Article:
“All the time he was thinking only of Clarissa, and was fidgeting with his knife” (Woolf 187)
Here Sally is assuming that Peter is still in love with Clarissa. It highlights the fact that after all these years Peter still yearns for Clarissa. Woolf is further solidifying Peter’s feelings for Clarissa by allowing another character to make the conclusion on their own. However, by allowing Sally to think of Peter’s feelings of Clarissa, Woolf is also drawing on the relationship between Sally, Clarissa, and Peter. This strengthens the validity of Sally’s thoughts because she has known both Peter and Clarissa for a long time, also offering that Peter’s feelings for Clarissa may not be apparent to everyone else.
“She felt somehow very like him-the young man who had killed himself. She felt glad that he had done it; thrown it away.”
Woolf, Virginia. Mrs. Dalloway. New York: Harcourt Inc, 1925. Print. 182
This is not directly thinking about what someone else thinks mostly because Septimus is dead. However, this sentence puts the reader under the impression that Clarissa knew exactly what Septimus thought and felt before he died. She tries to connect her feelings to his, and in doing that basically creates her own fantasy about what Septimus was feeling. This adds to Carissa as a character as well. It is clear she is not considerate of others feelings and not only assumes about their emotions/thoughts but creates her own to match others with what she is feeling. Yet again in this novel does another character feel they knew what Septimus was feeling and what his emotions were at the time. The feeling of loneliness still resonates long after Septimus is dead.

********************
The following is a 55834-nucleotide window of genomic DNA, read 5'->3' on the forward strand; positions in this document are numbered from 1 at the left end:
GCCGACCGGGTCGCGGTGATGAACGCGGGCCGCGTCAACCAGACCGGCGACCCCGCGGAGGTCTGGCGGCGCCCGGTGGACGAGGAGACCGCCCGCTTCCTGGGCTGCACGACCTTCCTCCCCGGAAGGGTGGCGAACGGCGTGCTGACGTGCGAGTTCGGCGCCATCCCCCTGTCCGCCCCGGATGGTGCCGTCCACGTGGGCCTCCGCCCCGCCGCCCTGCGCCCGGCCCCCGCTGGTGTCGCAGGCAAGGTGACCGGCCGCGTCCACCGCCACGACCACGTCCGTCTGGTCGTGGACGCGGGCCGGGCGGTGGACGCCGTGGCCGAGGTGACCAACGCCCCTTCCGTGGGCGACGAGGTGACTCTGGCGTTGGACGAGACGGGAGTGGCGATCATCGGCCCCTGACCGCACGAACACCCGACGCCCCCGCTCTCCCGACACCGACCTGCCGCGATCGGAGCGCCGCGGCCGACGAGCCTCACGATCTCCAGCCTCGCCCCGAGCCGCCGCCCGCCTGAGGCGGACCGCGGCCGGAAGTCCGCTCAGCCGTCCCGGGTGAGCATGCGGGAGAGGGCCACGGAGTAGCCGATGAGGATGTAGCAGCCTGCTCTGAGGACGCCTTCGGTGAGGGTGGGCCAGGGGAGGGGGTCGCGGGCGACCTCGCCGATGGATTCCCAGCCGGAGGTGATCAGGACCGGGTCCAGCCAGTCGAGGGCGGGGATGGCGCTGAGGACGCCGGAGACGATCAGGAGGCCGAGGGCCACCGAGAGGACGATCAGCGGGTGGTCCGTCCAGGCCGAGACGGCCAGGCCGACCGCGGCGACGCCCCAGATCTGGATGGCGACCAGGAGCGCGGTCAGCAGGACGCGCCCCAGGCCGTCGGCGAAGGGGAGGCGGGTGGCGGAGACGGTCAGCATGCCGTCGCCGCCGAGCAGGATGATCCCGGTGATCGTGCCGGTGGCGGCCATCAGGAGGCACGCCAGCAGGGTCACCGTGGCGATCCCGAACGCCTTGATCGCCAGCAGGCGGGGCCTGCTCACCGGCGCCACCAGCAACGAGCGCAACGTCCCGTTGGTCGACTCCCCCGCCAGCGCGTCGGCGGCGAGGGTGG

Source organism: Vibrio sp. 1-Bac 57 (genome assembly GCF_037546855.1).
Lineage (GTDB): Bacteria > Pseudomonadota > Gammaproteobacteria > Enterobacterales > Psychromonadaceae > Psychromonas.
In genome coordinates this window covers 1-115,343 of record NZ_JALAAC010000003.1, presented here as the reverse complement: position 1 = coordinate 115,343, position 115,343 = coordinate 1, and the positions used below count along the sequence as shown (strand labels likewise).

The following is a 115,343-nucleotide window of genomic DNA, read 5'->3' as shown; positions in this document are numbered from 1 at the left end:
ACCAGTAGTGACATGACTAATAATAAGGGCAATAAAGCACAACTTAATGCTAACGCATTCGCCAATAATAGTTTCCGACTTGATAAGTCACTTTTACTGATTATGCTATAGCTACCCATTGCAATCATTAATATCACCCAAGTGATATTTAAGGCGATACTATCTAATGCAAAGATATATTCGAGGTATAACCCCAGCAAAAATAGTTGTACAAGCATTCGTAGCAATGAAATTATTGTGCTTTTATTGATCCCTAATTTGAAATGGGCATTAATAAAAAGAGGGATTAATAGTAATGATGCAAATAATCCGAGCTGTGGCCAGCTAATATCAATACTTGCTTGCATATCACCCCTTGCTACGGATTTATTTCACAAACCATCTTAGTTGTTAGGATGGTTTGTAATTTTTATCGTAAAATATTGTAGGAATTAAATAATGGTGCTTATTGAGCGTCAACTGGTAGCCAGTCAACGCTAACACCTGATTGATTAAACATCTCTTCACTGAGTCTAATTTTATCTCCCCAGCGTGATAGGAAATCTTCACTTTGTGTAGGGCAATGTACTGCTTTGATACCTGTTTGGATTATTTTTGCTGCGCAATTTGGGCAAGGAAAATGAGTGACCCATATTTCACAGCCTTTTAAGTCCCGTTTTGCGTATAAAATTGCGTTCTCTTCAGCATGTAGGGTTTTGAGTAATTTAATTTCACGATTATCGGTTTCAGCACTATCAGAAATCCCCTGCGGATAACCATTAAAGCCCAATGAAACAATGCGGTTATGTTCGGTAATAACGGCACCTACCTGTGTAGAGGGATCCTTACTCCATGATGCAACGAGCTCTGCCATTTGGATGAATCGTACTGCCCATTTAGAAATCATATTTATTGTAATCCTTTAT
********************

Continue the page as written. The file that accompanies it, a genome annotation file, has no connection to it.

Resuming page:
“She would be frightfully sorry for him; she would think what in the world she could do to give him pleasure (short always of the one thing) and he could see her with the tears running down her cheeks going to her writing-table and dashing off that one line which he was to find greeting him…. ‘Heavenly to see you!’”
Virginia Woolf, Mrs. Dalloway (New York: Harcourt, Inc., 2005), 152.
In response to receiving Clarissa’s brief note, Peter Walsh imagines what she must have been thinking as she wrote it. Woolf’s use of the conditional tense emphasizes that this is what Peter thinks what happened, and this may not necessarily be what Clarissa was actually thinking. Her use of semi-colons also trace the way in which Peter constructs this imagining. Typically, what follows the semi-colon is a logical follow-up or support of the previous statement. In this case, each sentence leads into the next to form one big, compound sentence, creating a sense of progression that mimics Peter’s step-by-step construction of Clarissa’s thoughts. Woolf breaks the pattern a little when she adds in parenthesis “short always of the one thing,” which may be interpreted as the possibility of a marriage or romantic relationship between Peter and Clarissa. By creating this break in Peter’s thought process, Woolf detracts from the “fantasy” in his head by sneaking in the present tense reality in which they’ll never be together romantically. As a result, Woolf relates to the reader that Peter’s imagining of Clarissa’s thoughts are what he wants to believe to have happened, but likely did not. When Peter quotes Clarissa’s one line at the end, Woolf uses a gruff and sarcastic tone that indicates Peter’s frustration of having been made to think about what Clarissa was thinking when she wrote the note.